Advantages between lightening methods for our dark pictures?
What choices are better for which cases?

Chief among the tools not generally suited to a photo are:
Colors > Adjust > Brightness/Contrast

The reason is that the tool is destructive to image information. When you increase the brightness you add some increment to every color value, lets suppose 30. A color of 210 is increased to 240. However, a color of 230 is increased to 260 and a color of 240 is increased to 270. Since you have a maximum of 255 for the value of a color both colors are clipped to 255. Thus, what was originally a difference of 10 units in highlights (240 - 230) becomes zero. The color difference is permanently destroyed and cannot be recovered. The same happens in shadows when you reduce the brightness.


The permanent damage can be overcome by using the effect as an adjustment layer. Similar things can happen if you use blend modes for manipulating image brightness.


It makes much more sense to use Colors > Adjust > Gamma Correction for manipulating image brightness because this is much less destructive. Only extreme values of the control (not used in practical adjustment) can damage the photo.

Even better is to use the:
Colors > Histogram Functions > Histogram Adjustment

With this filter you receive information what information you are losing. Under the Low and High Clip Limit controls are little windows showing what fraction of image information you are discarding. Generally, this should be 0.1% or less. Depending on subject (e.g. a shiny forehead) you may need a lower number still. You can actually reproduce the Brightness/Contrast example I gave above with this tool. Press Reset then set 225 (255 - 30) for the High Clip Limit and 30 for Output Min. Compare histograms before and after and check the information loss. If you are going to be adjusting a lot of photographs I would strongly recommend becoming very familiar with this tool.

You will learn to make adjustments in a principled way with the histogram as a guide to how information is distributed in your image. (This takes a bit of practice since the histogram depends both on image exposure and on image subject.) For example, the histogram can help you understand why the image looks as it does (e.g. too many dark tones and too few light, not much midtone information, etc.).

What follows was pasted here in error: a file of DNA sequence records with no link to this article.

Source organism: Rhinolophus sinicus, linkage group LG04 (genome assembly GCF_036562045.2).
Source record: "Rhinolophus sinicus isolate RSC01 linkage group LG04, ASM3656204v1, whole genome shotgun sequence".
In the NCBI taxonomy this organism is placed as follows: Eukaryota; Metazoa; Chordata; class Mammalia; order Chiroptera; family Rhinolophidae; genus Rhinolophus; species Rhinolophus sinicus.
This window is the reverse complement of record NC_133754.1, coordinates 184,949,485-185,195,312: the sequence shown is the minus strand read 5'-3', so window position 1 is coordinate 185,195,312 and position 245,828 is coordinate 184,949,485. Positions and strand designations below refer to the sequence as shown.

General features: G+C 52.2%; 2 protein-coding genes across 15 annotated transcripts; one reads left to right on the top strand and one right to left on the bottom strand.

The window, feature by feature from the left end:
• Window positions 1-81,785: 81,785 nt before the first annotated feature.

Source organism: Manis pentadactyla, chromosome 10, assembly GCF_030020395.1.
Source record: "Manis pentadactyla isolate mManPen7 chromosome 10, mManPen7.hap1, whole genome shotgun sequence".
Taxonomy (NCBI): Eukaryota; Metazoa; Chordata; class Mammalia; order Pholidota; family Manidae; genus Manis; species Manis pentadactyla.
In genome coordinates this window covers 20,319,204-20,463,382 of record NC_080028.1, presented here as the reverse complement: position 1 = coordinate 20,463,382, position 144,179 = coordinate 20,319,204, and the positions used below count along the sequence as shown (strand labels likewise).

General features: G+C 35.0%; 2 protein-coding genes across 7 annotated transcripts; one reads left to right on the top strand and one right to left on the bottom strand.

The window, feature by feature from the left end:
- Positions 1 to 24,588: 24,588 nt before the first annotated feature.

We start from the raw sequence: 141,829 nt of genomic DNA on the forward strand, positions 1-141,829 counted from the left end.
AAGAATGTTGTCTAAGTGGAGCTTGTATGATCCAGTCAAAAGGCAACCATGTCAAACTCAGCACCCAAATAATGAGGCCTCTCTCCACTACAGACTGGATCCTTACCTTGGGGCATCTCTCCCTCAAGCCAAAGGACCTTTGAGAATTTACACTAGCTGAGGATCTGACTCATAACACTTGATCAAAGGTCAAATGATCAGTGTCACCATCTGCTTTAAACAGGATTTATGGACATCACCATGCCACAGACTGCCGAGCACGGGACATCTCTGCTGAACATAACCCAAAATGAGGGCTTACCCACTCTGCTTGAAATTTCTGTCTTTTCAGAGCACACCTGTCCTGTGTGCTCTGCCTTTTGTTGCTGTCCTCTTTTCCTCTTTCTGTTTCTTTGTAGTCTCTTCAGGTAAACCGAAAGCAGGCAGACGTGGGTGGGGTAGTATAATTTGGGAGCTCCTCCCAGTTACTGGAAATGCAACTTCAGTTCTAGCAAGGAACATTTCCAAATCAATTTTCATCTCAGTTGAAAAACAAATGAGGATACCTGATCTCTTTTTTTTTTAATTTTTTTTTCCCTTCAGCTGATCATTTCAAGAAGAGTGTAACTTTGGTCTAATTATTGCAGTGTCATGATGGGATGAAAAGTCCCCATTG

Clip Limits let you set the image to use the full image brightness range,

Gamma sets overall brightness by adjusting the balance between shadows and highlights,

and Midtone Expansion/Compression compensates for the information distribution between Midtones on the one hand and shadows and highlights on the other.

This guy (as Porter would say) is the photographer's friend.

This is not really an answer to the question you asked. However, I think you asked the wrong question and could benefit from my advice to do something else :) In image adjustment, except by painting in, you cannot create any information that is not in the image. However, rearranging what information is there makes an amazing difference to the image because human vision perceives different kinds of image information in different ways. You need to put the information where the eye can see it best (or, if it is noise, hide it where the eye can't see it). In doing this, your guideline should be never to discard information since there is no bringing it back later, no matter how much you manipulate. In my experience a great many of the "can you help me fix this photo?" posts are self-inflicted problems. At some early stage of image acquisition someone did something that discarded information. By the time the question is asked it is rather too late to do anything truly optimal (though of course improvements are generally possible with PSP tools). -Kris

Great post, Kris, very helpful. I've been addicted to adjusting digital images with Brightness/Contrast, along with Gamma. I did it strictly by appearance, but it does look like some images suffer more losses by use of Brightness/Contrast. I am going to replace the Brightness/Contrast tool button with that of Histogram adjustments. Chuckle. Do you know of a specific tutorial that may demonstrate your suggestions? Do you have a favorite tutorial for Histogram Adjustment?

Frankly, no. The problem is that everybody wants a simple "just follow these steps" tutorial, but it doesn't work like that. Normally, you might say something like "if there is a big dark peak, increase gamma". This would work well for a landscape where no large dark regions are expected but would fail for a head to waist shot of a woman in that little black cocktail dress number. In other words the histogram depends on both exposure and image content. Without understanding the scene content it is not possible to give generic advice. The best thing I can suggest is to keep using the tool. After a while you will begin to "get it" so to speak. One thing to try is to push the Low and High Clip limits close together and drag them up and down together with Autoproof on. It gives you a feel for what portion of the histogram corresponds to which region of the image. There are a couple of tricks such as: (1) following up with Clarify after compressing midtones, and (2) reducing Output Max and following up with Clarify to fake missing highlight detail (see my reply to Tina Cawthorne's Editing Black & White Photo post).

Though they are not about histogram adjustment, you may find my tutorials on Detail from Shadows and Fixing Flash Photos to be of some interest. -Kris